Here foxy, foxy, foxy: Fox made a big splash with their batches of classic stuff tapped from their vaults of archive collections and the anticipated crops of DVDs continue in the same unpredictable style, much desired by movie fans.
|Josette (1938)||China Girl (1942)||36 Hours to Kill (1936)||The Country Doctor (1936)|
Spanning genres and decades, the goodies include: the seldom-seen Josette (1938), with Don Ameche and Robert Young mistaking attractive singer Simone Simon for the gold-digger stalking their father; The Rookie (1959), a long -lost military farce with comedy team Peter Marshall and Tommy Noonan as Americans stuck on an island with gorgeous Julie Newmar.
Fans of Dorothy McGuire who made her big screen debut in 1943′s smash hit Claudia, will welcome Claudia and David (1946), the sequel which has Dorothy and Robert Young returning as the married Connecticut couple.
Accent on Love (1941), in which unhappily married, privileged George Montgomery falls for immigrant Osa Massen while serving as a ditch digger and helping out New York’s poor.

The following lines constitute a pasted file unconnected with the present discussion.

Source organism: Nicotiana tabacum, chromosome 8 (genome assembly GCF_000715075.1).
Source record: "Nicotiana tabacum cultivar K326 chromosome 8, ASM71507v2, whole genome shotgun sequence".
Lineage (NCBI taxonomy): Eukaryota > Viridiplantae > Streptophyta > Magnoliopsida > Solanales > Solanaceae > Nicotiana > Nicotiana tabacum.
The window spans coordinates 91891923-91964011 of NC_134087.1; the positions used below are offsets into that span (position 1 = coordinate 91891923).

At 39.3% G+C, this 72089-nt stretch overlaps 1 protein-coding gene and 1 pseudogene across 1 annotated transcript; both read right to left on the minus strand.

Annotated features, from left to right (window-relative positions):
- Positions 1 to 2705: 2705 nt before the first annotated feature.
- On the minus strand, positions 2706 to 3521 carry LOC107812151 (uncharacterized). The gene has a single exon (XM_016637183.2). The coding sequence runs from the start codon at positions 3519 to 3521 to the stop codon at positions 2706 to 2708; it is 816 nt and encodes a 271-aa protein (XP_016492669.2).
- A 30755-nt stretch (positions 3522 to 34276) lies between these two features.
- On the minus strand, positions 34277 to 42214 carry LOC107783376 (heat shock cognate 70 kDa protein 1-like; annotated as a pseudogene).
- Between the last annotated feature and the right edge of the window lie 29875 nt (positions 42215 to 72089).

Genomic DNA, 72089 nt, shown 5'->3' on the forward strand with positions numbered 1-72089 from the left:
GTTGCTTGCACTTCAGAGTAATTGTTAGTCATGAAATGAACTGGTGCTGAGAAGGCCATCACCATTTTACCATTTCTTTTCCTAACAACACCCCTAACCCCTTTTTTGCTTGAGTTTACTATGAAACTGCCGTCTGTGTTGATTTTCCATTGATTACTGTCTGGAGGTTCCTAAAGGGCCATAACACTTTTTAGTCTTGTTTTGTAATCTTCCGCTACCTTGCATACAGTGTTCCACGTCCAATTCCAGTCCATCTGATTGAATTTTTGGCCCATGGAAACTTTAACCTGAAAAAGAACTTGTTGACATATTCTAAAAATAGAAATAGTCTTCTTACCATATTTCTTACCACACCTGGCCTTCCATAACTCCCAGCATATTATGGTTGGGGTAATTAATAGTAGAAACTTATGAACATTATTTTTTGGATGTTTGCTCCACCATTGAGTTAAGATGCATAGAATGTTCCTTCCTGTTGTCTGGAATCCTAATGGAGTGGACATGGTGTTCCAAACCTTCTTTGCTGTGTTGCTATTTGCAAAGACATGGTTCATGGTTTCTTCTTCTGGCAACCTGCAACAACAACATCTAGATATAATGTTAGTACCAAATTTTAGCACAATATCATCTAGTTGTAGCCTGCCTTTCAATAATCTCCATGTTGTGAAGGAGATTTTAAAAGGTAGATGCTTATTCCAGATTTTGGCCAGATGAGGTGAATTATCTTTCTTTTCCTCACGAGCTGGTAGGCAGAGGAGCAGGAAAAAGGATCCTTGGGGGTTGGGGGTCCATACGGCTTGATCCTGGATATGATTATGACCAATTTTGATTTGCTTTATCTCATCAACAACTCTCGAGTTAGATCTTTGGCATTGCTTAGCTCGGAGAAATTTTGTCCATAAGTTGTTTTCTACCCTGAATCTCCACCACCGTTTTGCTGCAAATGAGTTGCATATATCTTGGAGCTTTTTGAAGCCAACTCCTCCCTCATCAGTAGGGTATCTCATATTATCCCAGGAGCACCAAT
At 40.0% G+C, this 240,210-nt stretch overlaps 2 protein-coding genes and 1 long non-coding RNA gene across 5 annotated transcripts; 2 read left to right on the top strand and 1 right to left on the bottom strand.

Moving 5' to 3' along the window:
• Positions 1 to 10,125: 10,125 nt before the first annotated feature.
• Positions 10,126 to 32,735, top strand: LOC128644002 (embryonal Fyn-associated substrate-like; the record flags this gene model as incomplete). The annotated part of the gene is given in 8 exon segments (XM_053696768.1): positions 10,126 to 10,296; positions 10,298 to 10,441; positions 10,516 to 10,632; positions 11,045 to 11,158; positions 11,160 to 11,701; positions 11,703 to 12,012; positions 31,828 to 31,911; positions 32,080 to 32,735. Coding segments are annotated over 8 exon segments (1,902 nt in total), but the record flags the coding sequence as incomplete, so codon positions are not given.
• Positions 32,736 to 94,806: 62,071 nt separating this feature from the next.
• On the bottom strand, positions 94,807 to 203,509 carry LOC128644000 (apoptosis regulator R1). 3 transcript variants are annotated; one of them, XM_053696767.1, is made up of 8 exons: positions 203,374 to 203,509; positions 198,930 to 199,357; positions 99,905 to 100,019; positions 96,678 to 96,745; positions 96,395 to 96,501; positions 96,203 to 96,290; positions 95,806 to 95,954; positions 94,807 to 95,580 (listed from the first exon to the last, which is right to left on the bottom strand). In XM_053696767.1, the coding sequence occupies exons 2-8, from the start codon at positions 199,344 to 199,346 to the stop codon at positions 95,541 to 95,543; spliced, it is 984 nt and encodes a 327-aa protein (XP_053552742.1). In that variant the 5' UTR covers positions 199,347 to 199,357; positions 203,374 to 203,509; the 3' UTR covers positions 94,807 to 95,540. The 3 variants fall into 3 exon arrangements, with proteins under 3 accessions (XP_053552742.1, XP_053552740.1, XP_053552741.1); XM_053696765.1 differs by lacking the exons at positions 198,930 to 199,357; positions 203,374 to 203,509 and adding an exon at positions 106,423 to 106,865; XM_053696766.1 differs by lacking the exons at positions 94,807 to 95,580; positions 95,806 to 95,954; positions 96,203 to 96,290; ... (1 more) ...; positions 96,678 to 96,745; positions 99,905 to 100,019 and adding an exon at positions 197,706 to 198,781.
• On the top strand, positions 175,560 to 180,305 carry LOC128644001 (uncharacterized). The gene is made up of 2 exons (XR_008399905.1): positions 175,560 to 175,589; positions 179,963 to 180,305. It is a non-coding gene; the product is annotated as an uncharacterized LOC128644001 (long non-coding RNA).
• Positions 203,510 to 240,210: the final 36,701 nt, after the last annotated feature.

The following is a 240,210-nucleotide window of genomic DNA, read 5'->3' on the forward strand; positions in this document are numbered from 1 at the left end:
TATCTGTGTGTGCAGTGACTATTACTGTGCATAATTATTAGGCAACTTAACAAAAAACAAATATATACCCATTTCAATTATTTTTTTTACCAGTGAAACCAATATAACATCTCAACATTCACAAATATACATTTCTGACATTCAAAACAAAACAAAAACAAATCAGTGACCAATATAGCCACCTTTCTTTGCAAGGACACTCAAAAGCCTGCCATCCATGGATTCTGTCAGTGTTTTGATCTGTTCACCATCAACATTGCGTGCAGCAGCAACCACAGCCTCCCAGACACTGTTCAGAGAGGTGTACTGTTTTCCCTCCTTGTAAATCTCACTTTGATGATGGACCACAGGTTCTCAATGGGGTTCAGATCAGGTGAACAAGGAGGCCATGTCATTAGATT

36 Hours to Kill (1936) is a crackerjack crime yarn set mostly on a train starring Brian Donlevy, Douglas Fowley and Gloria Stuart; Miss Stuart, a veteran of more than 70 films, will best be remembered as “Old Rose” in James Cameron’s Titanic (1997).
The wartime drama China Girl (1942), written by Ben Hecht, stars George Montgomery as an American newsreel photographer who escapes prison with mercenary pal Victor McLaglen with help from beautiful Asian girl Gene Tierney; Nancy Steele is Missing! (1937) also stars McLaglen, this time as a waiter with antiwar sentiments who kidnaps the daughter of munitions manufacturer Walter Connolly to protest World War I.
The Country Doctor (1936), a real movie oddity, stars Jean Hersholt as the title character, a friendly physician struggling to make ends meet until he delivers the Dionne quintuplets (played by the real quints!)
We can’t help but give special mention to one of Fox’s new offerings that stands alone in its sheer weirdness. It’s The Day the Fish Came Out (1967), a post-Dr. Strangelove nuclear bomb satire from Michael Cacoyannis, the director of Zorba the Greek, in which two bombs accidentally land in the sea near a Greek island. A couple of NATO officers start to investigate the bombs’ whereabouts as the island is overrun by pleasure-seeking tourists. We won’t give away anything else that happens, but we will say it’s way, way-way-out and stars Tom Courtney, Sam Wanamaker and Candice Bergen.